» Europe ¦ What You Can Get Away With

wpid-wp-1416472228398.jpegAs I’m sure my regular readers have noticed, I’m currently a student in the Department of Government at the University of Essex. The University and the Department have recently been honoured with the appointment of the first Regius Professorship of Political Science which has been granted to David Sanders, who has lectured in the department since 1975 and been one of the most important figures in British political science in that time.

Last night, he delivered his inaugural lecture as Regius Professor: “The Reluctant Europeans: Britain and the EU, 1973-2015″ I naturally went along to hear it, and there were lots of interesting points made. The University were filming the lecture and the discussion that followed, so I would expect it to be available in full on their site soon. Until that is available, I did get pictures of many of the slides that illustrated and expanded his points, which you can see here.

The main thrust of the lecture was looking at how Britain has always been a more reluctant member of the EU than other countries and trying to explain why that is so. Support for the EU is lower amongst both the general population and the political elite in the UK than it is in the other member states, and Sanders believes that there are seven main reasons for this. He calls these seven stories that we tell ourselves, and they are:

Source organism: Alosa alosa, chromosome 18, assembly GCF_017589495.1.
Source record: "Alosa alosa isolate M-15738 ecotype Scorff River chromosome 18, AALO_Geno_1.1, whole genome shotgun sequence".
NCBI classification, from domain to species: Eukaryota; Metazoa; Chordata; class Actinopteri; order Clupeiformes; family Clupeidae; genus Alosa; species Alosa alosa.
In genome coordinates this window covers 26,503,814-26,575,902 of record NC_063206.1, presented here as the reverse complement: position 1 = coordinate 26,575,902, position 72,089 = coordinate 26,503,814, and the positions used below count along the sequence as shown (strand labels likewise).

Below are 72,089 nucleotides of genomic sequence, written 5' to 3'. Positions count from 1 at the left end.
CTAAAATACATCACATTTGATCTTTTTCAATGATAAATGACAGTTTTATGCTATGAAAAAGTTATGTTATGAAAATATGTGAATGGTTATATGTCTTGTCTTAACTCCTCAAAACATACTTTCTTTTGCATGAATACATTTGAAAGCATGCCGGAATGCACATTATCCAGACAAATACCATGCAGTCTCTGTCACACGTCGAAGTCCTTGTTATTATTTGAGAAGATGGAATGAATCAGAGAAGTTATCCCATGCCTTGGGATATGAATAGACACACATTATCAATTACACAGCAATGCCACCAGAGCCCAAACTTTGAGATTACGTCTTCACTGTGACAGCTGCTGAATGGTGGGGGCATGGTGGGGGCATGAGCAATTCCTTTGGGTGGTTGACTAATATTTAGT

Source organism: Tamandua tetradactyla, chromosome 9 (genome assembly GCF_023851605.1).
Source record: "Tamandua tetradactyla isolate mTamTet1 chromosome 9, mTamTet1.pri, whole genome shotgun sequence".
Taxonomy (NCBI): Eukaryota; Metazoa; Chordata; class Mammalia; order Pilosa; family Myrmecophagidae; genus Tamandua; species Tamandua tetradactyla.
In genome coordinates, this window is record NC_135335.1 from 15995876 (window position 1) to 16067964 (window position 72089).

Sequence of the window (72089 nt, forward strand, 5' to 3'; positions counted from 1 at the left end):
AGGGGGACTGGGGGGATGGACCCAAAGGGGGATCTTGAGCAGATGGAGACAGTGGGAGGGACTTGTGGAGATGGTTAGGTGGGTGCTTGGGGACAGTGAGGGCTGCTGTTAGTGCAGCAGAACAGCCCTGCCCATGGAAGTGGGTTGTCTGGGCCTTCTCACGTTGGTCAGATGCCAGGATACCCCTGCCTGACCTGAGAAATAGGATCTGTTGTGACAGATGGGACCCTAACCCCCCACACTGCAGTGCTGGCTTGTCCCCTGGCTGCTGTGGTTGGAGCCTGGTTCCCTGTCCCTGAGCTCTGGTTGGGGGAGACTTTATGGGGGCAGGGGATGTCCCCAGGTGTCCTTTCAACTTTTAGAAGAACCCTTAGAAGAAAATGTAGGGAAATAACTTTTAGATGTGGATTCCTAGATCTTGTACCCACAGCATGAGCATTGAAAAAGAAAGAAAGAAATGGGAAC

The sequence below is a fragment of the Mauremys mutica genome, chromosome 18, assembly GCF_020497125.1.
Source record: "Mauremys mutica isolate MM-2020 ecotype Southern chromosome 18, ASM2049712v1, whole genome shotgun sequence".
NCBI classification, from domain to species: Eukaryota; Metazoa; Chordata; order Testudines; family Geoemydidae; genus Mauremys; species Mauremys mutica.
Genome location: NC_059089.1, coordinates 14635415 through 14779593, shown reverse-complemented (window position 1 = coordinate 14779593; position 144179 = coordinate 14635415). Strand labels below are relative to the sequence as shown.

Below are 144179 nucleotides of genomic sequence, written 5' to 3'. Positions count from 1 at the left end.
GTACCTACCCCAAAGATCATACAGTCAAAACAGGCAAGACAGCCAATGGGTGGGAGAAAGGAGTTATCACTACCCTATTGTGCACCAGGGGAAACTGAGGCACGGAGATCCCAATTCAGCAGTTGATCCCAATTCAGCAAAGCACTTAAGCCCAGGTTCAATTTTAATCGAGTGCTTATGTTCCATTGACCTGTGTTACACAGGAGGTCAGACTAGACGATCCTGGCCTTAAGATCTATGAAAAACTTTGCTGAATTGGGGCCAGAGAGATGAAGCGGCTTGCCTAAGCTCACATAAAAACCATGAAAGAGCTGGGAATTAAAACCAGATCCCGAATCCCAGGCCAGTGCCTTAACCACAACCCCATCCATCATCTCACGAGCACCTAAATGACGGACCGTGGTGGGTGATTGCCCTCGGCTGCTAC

• Our historic conception of British foreign policy sees Britain as a world power, not just a European one, and we don’t want to be constrained by Europe.
  • A perceived economic disadvantage, where the rest of Europe does better out of free trade than we do
  • A sense of constitutional disempowerment – Europe as the remote and uncontrollable behemoth – coupled with a story of ‘we never signed up for this’
  • A widespread belief that the European Convention on Human Rights and the European Court were imposted on us by the EU, and that the decisions made there go against the authoritarian instincts of many Britons
  • The issues and perceived problems caused by immigration, and by mainstream politicians ceding discussion of immigration to the extremes for many years
  • Beliefs about the relative transparency and efficiency of the British state compared to Europe, and beliefs that Britain implements rules more rigorously than other EU states